Sunday, November 16th at 9:30 pm ET
Monday, November 17th at 11:30 am ET
Tuesday, November 18th at 4:30 pm ET The Pirate Bay is one of the largest file sharing sites in the world, founded in Sweden in 2003 by Gottfrid Svartholm, Fredrik Neij and Peter Sunde. Faced with extreme pressure from the US-led entertainment industry, the founders were tried for copyright infringement in 2009. Ben Hammersley visits Stockholm to tell the story of the internet trial of the century and looks at how it affected our relationship with Big Media, copyright, and the notion of ownership online.
Friday, November 28th at 9:30 pm ET
Saturday, November 29th at 11:30 am ET
Sunday, November 30th at 4:30 pm ET It has been described as the Hiroshima of cyber war, the moment where the fevered imaginations of Science fiction finally came true. A computer worm called Stuxnet disrupted what the west claimed to be Iran?s top-secret plans to build a nuclear bomb. Ben Hammersley travels to LA, Berlin and London to find out what impact Stuxnet has had on the future of warfare.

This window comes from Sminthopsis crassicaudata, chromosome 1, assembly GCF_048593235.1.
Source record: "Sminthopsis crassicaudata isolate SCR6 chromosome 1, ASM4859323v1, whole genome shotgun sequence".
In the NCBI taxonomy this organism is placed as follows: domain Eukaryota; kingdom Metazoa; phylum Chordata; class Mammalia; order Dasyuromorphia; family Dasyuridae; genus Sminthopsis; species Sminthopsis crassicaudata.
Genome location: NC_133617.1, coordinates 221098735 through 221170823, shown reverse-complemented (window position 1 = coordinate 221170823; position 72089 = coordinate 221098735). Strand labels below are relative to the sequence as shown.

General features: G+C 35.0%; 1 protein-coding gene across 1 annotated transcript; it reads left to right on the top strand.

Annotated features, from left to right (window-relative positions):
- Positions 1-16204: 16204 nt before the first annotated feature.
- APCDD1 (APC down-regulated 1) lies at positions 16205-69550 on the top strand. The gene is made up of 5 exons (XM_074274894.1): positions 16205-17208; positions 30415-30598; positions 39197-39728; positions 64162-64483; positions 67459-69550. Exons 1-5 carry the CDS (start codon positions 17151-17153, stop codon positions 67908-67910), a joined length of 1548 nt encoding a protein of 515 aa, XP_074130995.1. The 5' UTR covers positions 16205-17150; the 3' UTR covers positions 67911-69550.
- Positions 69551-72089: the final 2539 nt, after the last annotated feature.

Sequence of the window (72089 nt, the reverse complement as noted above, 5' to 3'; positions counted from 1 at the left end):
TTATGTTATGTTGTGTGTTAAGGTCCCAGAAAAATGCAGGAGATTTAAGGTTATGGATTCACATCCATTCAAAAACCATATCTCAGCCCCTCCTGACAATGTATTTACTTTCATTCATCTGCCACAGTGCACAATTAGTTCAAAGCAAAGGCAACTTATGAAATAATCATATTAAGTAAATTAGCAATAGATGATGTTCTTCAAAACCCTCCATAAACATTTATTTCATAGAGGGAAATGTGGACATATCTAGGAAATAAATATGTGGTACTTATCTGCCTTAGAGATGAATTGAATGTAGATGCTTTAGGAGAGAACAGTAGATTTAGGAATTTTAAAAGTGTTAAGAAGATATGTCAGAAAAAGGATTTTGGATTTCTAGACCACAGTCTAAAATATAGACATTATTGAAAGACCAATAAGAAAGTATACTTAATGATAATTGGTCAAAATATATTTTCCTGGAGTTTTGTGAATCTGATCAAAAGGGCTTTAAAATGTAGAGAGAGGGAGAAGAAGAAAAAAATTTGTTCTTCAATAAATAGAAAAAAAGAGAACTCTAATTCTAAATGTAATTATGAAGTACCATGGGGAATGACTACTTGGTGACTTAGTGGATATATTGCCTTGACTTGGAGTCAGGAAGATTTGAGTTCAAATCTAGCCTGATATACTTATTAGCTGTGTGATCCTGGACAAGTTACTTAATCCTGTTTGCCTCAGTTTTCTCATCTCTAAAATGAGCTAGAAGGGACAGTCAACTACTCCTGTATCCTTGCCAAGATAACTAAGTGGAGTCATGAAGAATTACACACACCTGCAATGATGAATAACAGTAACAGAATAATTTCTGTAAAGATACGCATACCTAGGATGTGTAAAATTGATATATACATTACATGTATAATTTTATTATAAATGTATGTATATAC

Friday, December 5th at 9:30 pm ET
Saturday, December 6th at 11:30 am ET
Sunday, December 7th at 4:30 pm ET In 2013 Edward Snowden revealed to the world the systematic surveillance of global internet traffic by the US and the UK. What he revealed was simply spectacular. Ben Hammersley travels to Washington DC, New York, London and Berlin to examine the ramifications of Snowden?s NSA files. Do our governments need these powers to protect us from terrorism, paedophilia and cyber criminality? Or should we fight for the right to privacy online?